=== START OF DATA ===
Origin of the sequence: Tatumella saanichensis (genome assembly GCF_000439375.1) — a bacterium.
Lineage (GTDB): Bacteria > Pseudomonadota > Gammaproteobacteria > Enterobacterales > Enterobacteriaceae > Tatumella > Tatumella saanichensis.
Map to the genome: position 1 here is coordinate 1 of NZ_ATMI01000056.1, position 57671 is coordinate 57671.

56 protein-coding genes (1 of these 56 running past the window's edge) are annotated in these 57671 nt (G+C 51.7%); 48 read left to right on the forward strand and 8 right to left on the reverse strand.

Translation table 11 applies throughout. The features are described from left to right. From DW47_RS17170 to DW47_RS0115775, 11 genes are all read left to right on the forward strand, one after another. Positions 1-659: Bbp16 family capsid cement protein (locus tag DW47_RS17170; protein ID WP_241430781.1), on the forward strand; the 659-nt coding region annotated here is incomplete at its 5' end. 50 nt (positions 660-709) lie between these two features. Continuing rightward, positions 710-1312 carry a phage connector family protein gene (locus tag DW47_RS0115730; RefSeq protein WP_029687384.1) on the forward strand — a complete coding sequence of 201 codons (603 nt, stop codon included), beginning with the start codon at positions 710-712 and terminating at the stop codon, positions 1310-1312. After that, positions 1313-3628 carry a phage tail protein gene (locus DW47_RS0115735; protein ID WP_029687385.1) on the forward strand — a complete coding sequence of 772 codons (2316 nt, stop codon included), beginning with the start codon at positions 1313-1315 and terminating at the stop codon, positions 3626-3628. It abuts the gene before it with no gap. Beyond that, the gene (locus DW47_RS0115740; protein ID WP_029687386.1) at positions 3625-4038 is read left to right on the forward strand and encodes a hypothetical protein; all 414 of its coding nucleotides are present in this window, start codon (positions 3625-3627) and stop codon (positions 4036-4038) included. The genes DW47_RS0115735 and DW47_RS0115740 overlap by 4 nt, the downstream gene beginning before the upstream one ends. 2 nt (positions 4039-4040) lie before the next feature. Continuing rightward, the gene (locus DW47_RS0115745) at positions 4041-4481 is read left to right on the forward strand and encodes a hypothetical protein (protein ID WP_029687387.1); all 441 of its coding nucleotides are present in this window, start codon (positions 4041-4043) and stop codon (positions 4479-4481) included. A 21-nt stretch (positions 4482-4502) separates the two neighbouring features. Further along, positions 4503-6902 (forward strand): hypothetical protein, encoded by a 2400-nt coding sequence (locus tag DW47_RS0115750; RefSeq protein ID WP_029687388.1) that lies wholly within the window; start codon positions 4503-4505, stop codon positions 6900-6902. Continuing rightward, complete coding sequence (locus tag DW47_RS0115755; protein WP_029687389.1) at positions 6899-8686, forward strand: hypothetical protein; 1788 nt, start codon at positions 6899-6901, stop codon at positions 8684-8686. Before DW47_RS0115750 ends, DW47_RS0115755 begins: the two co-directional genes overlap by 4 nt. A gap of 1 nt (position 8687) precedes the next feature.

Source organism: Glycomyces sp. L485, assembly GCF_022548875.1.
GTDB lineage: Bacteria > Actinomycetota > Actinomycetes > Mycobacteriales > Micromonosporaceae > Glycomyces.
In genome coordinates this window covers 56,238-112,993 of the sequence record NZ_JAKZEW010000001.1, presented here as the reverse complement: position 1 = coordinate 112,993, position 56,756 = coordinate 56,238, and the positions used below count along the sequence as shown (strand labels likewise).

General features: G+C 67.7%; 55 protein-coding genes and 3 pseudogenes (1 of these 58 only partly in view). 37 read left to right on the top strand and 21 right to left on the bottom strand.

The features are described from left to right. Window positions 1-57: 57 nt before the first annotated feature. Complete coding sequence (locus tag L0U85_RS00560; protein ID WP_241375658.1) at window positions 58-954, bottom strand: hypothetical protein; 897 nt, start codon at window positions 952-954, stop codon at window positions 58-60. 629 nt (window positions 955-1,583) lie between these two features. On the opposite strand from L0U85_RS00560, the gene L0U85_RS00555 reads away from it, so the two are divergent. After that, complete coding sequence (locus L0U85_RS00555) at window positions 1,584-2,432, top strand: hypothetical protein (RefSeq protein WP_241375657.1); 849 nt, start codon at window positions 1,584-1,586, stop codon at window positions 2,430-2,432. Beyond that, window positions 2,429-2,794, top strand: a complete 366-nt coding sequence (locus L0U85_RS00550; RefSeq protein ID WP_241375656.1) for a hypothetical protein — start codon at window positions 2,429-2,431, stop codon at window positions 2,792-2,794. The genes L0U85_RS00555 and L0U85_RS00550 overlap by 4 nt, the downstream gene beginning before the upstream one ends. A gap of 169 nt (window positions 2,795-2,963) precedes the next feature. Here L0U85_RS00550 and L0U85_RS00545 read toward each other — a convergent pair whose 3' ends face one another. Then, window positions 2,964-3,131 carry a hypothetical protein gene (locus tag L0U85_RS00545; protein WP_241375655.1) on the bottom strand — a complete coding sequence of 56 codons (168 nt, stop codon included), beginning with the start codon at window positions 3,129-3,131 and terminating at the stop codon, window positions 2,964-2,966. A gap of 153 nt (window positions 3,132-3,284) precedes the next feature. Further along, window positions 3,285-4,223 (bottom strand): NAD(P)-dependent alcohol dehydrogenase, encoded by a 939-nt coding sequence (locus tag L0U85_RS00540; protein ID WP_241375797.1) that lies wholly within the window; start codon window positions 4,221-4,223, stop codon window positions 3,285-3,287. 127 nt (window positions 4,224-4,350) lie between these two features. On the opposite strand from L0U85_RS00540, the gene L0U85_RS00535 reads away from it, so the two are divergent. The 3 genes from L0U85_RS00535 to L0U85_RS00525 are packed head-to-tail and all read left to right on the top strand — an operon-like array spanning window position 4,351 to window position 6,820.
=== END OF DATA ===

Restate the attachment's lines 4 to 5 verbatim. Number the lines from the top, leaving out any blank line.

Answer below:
56 protein-coding genes (1 of these 56 running past the window's edge) are annotated in these 57671 nt (G+C 51.7%); 48 read left to right on the forward strand and 8 right to left on the reverse strand.

Translation table 11 applies throughout. The features are described from left to right. From DW47_RS17170 to DW47_RS0115775, 11 genes are all read left to right on the forward strand, one after another. Positions 1-659: Bbp16 family capsid cement protein (locus tag DW47_RS17170; protein ID WP_241430781.1), on the forward strand; the 659-nt coding region annotated here is incomplete at its 5' end. 50 nt (positions 660-709) lie between these two features. Continuing rightward, positions 710-1312 carry a phage connector family protein gene (locus tag DW47_RS0115730; RefSeq protein WP_029687384.1) on the forward strand — a complete coding sequence of 201 codons (603 nt, stop codon included), beginning with the start codon at positions 710-712 and terminating at the stop codon, positions 1310-1312. After that, positions 1313-3628 carry a phage tail protein gene (locus DW47_RS0115735; protein ID WP_029687385.1) on the forward strand — a complete coding sequence of 772 codons (2316 nt, stop codon included), beginning with the start codon at positions 1313-1315 and terminating at the stop codon, positions 3626-3628. It abuts the gene before it with no gap. Beyond that, the gene (locus DW47_RS0115740; protein ID WP_029687386.1) at positions 3625-4038 is read left to right on the forward strand and encodes a hypothetical protein; all 414 of its coding nucleotides are present in this window, start codon (positions 3625-3627) and stop codon (positions 4036-4038) included. The genes DW47_RS0115735 and DW47_RS0115740 overlap by 4 nt, the downstream gene beginning before the upstream one ends. 2 nt (positions 4039-4040) lie before the next feature. Continuing rightward, the gene (locus DW47_RS0115745) at positions 4041-4481 is read left to right on the forward strand and encodes a hypothetical protein (protein ID WP_029687387.1); all 441 of its coding nucleotides are present in this window, start codon (positions 4041-4043) and stop codon (positions 4479-4481) included. A 21-nt stretch (positions 4482-4502) separates the two neighbouring features. Further along, positions 4503-6902 (forward strand): hypothetical protein, encoded by a 2400-nt coding sequence (locus tag DW47_RS0115750; RefSeq protein ID WP_029687388.1) that lies wholly within the window; start codon positions 4503-4505, stop codon positions 6900-6902. Continuing rightward, complete coding sequence (locus tag DW47_RS0115755; protein WP_029687389.1) at positions 6899-8686, forward strand: hypothetical protein; 1788 nt, start codon at positions 6899-6901, stop codon at positions 8684-8686. Before DW47_RS0115750 ends, DW47_RS0115755 begins: the two co-directional genes overlap by 4 nt. A gap of 1 nt (position 8687) precedes the next feature.